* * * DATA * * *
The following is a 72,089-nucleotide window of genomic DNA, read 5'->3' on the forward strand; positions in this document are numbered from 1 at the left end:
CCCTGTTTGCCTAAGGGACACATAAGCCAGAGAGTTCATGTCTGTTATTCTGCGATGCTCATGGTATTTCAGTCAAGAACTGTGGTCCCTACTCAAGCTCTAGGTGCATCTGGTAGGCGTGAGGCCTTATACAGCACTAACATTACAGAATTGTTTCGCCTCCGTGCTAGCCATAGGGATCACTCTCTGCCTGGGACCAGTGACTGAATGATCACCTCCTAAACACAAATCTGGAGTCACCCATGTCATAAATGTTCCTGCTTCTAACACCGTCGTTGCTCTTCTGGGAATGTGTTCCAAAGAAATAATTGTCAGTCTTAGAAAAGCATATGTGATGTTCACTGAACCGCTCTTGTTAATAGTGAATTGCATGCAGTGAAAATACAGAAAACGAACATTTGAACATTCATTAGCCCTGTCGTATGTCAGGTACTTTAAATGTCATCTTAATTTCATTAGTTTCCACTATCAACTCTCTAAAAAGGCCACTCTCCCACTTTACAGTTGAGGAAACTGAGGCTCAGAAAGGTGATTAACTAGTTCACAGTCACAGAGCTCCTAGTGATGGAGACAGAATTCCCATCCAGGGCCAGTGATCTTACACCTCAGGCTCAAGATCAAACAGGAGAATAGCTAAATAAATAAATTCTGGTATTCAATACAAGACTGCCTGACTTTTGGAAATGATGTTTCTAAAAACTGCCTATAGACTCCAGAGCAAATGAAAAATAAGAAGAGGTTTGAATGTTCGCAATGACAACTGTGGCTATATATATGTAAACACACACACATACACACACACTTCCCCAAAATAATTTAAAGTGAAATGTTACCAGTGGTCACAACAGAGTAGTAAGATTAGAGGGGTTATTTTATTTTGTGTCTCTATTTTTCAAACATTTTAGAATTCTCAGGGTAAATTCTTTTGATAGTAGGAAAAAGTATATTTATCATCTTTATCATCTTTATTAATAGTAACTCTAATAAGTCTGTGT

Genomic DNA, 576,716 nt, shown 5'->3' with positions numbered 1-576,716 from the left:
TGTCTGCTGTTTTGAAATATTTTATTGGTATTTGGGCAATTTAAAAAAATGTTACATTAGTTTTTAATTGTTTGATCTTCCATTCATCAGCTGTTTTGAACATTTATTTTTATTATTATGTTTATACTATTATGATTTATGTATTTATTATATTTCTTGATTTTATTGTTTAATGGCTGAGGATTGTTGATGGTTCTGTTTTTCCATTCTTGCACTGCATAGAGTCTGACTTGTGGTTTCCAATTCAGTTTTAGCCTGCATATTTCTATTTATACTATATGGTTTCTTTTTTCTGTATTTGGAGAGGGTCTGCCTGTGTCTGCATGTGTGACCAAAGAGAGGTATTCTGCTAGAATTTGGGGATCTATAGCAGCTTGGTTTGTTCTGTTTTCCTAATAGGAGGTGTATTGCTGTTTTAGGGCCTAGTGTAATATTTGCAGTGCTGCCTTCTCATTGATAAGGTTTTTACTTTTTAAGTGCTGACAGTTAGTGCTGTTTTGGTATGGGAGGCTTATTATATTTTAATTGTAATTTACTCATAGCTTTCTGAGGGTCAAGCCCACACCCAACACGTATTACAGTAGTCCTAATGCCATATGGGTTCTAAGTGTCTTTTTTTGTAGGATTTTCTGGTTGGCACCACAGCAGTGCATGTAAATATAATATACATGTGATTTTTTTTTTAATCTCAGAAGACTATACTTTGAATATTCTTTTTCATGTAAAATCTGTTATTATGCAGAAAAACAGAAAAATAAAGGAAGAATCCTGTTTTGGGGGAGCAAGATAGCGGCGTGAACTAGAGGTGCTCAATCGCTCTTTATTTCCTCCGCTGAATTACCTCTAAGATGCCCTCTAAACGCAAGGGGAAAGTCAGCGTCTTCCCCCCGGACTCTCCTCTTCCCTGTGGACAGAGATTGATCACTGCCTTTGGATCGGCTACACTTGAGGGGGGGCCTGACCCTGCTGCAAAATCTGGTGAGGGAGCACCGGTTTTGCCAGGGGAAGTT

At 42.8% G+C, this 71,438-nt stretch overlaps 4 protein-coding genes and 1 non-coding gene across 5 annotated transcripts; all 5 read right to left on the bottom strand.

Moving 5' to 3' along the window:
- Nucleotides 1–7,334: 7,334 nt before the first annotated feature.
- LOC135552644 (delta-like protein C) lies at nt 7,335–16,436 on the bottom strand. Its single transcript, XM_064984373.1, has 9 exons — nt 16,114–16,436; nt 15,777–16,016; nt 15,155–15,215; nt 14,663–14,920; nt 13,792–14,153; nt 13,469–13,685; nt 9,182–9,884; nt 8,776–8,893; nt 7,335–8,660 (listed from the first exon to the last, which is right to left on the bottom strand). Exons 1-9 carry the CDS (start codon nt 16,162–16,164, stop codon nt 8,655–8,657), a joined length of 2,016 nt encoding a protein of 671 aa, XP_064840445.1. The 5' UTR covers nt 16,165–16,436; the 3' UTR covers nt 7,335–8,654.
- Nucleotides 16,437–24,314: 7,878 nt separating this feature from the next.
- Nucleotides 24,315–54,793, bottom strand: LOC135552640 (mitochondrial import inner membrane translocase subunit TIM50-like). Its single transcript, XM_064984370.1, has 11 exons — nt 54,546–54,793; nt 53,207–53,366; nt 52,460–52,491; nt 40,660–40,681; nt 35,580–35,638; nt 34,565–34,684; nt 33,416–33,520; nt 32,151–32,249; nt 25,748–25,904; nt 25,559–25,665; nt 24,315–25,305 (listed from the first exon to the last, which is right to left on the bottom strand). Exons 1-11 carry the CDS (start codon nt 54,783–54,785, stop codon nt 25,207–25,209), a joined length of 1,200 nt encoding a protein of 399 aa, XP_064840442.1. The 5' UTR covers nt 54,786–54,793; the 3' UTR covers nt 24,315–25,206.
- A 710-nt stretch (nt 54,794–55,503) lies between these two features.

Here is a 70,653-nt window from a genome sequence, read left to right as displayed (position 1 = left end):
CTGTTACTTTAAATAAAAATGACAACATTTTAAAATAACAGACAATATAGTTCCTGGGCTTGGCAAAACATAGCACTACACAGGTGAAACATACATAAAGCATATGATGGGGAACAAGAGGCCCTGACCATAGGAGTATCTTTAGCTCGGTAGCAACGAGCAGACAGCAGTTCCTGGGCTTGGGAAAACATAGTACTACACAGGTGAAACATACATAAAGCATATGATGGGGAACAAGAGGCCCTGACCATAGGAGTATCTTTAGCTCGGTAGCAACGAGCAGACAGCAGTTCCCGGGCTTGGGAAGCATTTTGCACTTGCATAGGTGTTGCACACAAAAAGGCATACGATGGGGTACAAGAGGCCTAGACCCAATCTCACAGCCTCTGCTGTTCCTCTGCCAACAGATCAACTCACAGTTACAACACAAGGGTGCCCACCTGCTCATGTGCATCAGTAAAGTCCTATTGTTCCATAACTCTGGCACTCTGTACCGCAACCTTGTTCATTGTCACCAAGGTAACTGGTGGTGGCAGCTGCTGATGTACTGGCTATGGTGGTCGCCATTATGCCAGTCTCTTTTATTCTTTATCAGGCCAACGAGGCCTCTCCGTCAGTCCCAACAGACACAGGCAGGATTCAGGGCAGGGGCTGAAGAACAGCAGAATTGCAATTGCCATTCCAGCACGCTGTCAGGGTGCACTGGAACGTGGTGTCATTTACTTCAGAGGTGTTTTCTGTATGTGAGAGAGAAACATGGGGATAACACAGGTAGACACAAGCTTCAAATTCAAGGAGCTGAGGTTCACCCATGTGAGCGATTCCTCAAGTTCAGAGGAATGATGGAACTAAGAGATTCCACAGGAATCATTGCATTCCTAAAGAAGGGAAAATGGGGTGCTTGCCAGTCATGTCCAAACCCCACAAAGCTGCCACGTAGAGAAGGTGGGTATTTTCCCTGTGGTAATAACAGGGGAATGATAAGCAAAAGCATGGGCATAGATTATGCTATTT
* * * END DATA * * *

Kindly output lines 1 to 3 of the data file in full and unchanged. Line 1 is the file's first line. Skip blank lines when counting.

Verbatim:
The following is a 72,089-nucleotide window of genomic DNA, read 5'->3' on the forward strand; positions in this document are numbered from 1 at the left end:
CCCTGTTTGCCTAAGGGACACATAAGCCAGAGAGTTCATGTCTGTTATTCTGCGATGCTCATGGTATTTCAGTCAAGAACTGTGGTCCCTACTCAAGCTCTAGGTGCATCTGGTAGGCGTGAGGCCTTATACAGCACTAACATTACAGAATTGTTTCGCCTCCGTGCTAGCCATAGGGATCACTCTCTGCCTGGGACCAGTGACTGAATGATCACCTCCTAAACACAAATCTGGAGTCACCCATGTCATAAATGTTCCTGCTTCTAACACCGTCGTTGCTCTTCTGGGAATGTGTTCCAAAGAAATAATTGTCAGTCTTAGAAAAGCATATGTGATGTTCACTGAACCGCTCTTGTTAATAGTGAATTGCATGCAGTGAAAATACAGAAAACGAACATTTGAACATTCATTAGCCCTGTCGTATGTCAGGTACTTTAAATGTCATCTTAATTTCATTAGTTTCCACTATCAACTCTCTAAAAAGGCCACTCTCCCACTTTACAGTTGAGGAAACTGAGGCTCAGAAAGGTGATTAACTAGTTCACAGTCACAGAGCTCCTAGTGATGGAGACAGAATTCCCATCCAGGGCCAGTGATCTTACACCTCAGGCTCAAGATCAAACAGGAGAATAGCTAAATAAATAAATTCTGGTATTCAATACAAGACTGCCTGACTTTTGGAAATGATGTTTCTAAAAACTGCCTATAGACTCCAGAGCAAATGAAAAATAAGAAGAGGTTTGAATGTTCGCAATGACAACTGTGGCTATATATATGTAAACACACACACATACACACACACTTCCCCAAAATAATTTAAAGTGAAATGTTACCAGTGGTCACAACAGAGTAGTAAGATTAGAGGGGTTATTTTATTTTGTGTCTCTATTTTTCAAACATTTTAGAATTCTCAGGGTAAATTCTTTTGATAGTAGGAAAAAGTATATTTATCATCTTTATCATCTTTATTAATAGTAACTCTAATAAGTCTGTGT

Genomic DNA, 576,716 nt, shown 5'->3' with positions numbered 1-576,716 from the left: